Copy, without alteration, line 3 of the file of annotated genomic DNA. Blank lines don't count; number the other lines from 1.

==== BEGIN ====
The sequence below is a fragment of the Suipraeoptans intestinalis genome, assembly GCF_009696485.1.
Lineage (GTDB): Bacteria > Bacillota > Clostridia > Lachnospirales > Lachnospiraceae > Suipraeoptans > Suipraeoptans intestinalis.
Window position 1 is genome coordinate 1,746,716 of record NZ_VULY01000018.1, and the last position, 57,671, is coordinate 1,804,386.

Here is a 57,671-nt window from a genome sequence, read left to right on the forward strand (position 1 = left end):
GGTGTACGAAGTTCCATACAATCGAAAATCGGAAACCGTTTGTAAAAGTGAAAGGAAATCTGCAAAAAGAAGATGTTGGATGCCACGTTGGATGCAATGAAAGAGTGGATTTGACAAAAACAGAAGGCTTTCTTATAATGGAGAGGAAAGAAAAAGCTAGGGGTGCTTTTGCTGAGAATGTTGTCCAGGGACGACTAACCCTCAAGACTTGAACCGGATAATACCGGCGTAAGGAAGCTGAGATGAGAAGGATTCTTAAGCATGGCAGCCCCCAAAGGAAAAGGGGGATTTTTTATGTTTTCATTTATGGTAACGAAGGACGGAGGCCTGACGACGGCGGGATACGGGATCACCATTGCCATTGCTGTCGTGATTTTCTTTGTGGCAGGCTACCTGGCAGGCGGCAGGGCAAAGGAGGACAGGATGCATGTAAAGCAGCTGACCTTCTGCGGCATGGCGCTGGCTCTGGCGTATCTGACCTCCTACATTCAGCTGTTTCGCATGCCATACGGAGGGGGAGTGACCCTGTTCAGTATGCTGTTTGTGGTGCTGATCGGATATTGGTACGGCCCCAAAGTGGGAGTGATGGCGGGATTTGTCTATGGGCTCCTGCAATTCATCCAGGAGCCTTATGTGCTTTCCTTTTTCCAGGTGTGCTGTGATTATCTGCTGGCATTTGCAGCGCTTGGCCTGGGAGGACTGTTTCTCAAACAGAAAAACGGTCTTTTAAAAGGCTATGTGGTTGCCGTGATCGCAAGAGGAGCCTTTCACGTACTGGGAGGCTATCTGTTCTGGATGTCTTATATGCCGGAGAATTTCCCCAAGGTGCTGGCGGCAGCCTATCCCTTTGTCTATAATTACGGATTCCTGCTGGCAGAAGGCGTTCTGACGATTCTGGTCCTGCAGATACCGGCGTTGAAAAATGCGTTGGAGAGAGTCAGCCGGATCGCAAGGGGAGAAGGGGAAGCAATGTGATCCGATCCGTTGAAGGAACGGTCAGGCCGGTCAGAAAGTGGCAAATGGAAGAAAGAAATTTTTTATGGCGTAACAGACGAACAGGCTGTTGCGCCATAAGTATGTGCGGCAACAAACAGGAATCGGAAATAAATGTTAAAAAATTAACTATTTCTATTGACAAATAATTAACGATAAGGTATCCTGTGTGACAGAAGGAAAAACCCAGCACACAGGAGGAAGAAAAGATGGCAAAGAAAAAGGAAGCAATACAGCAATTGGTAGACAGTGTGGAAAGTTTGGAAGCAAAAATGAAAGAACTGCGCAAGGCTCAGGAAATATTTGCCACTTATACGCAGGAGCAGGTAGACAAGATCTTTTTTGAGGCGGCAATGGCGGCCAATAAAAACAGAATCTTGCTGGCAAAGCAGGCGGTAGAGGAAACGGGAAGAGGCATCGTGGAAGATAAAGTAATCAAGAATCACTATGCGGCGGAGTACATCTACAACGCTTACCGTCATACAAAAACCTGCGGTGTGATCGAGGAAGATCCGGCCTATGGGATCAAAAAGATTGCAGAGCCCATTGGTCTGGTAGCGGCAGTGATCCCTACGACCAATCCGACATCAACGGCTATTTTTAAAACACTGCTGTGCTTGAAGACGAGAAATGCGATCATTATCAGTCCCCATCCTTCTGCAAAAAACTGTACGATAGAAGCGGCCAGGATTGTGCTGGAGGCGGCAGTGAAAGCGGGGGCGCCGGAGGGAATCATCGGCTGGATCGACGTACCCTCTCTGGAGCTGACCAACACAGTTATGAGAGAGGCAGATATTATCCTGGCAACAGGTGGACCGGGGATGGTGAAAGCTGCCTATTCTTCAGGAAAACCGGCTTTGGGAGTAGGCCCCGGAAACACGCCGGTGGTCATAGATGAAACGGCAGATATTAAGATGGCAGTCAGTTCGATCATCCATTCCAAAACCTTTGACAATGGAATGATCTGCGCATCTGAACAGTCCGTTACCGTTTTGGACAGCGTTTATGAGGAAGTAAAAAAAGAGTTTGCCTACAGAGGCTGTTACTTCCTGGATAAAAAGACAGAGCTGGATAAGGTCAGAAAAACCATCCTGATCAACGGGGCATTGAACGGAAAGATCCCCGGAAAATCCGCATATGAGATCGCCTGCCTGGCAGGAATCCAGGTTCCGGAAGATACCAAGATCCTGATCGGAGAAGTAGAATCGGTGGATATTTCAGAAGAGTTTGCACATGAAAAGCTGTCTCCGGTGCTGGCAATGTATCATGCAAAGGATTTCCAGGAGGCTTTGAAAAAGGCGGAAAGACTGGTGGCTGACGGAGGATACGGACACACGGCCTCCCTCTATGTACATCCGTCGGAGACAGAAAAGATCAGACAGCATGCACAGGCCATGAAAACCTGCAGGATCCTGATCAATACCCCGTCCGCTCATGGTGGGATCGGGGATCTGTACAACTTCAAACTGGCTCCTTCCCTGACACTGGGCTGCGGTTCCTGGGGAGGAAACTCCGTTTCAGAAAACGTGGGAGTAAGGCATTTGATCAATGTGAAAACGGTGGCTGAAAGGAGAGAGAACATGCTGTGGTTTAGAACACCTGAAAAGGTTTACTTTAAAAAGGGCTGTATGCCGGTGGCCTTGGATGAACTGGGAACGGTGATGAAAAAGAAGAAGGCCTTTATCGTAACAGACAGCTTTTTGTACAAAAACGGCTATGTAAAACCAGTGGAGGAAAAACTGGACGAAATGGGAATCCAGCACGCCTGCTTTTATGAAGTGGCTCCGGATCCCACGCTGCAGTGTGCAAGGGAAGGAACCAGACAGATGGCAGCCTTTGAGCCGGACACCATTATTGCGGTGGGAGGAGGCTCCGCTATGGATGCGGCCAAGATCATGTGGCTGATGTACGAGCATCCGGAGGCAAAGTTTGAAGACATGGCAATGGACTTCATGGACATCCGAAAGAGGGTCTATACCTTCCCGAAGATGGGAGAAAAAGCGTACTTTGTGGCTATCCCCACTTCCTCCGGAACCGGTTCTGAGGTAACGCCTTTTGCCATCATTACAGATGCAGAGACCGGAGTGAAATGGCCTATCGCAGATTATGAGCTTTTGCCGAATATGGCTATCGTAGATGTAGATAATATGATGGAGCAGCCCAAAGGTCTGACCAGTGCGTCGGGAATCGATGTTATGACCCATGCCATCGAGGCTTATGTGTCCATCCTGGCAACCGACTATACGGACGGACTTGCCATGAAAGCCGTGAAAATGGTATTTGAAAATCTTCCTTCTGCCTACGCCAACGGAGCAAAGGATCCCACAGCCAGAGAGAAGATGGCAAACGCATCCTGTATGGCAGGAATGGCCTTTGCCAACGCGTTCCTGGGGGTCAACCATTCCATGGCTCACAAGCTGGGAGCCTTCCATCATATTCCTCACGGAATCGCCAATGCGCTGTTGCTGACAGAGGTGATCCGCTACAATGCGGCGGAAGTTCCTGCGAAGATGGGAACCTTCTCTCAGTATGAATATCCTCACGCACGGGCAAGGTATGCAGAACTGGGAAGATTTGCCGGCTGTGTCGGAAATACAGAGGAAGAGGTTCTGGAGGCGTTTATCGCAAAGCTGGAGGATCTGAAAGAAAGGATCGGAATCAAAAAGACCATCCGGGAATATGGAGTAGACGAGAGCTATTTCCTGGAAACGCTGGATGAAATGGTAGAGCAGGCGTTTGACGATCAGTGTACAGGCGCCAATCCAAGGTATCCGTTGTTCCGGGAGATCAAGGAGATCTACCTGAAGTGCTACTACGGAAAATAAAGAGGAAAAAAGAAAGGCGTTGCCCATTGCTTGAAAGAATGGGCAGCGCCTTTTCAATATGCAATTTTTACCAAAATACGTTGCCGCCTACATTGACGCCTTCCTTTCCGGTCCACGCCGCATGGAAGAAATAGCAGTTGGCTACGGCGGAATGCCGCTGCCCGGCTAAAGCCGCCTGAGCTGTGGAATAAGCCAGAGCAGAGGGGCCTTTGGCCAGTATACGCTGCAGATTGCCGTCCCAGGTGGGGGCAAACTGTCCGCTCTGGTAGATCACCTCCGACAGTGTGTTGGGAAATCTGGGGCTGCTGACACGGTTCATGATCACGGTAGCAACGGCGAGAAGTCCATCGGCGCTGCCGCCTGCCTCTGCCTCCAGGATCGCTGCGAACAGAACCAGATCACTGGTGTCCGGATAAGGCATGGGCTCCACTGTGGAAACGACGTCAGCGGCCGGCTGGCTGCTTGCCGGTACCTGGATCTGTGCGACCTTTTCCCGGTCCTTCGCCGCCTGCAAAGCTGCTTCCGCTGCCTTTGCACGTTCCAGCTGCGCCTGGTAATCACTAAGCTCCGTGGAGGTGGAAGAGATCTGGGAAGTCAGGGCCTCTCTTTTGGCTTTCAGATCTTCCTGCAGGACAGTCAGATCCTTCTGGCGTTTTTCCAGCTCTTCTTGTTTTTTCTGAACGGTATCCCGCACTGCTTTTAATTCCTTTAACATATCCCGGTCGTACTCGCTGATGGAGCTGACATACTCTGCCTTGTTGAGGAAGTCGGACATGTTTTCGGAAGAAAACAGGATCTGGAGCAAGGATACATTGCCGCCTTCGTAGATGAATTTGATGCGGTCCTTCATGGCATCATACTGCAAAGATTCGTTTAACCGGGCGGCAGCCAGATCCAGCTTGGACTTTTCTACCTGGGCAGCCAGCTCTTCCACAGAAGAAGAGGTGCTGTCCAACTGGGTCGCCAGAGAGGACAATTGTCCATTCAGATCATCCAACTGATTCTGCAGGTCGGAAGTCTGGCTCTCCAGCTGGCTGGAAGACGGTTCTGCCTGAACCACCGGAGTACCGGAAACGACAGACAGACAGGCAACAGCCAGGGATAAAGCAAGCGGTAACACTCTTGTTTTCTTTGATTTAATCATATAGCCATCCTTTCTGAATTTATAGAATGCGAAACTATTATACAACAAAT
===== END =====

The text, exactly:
Window position 1 is genome coordinate 1,746,716 of record NZ_VULY01000018.1, and the last position, 57,671, is coordinate 1,804,386.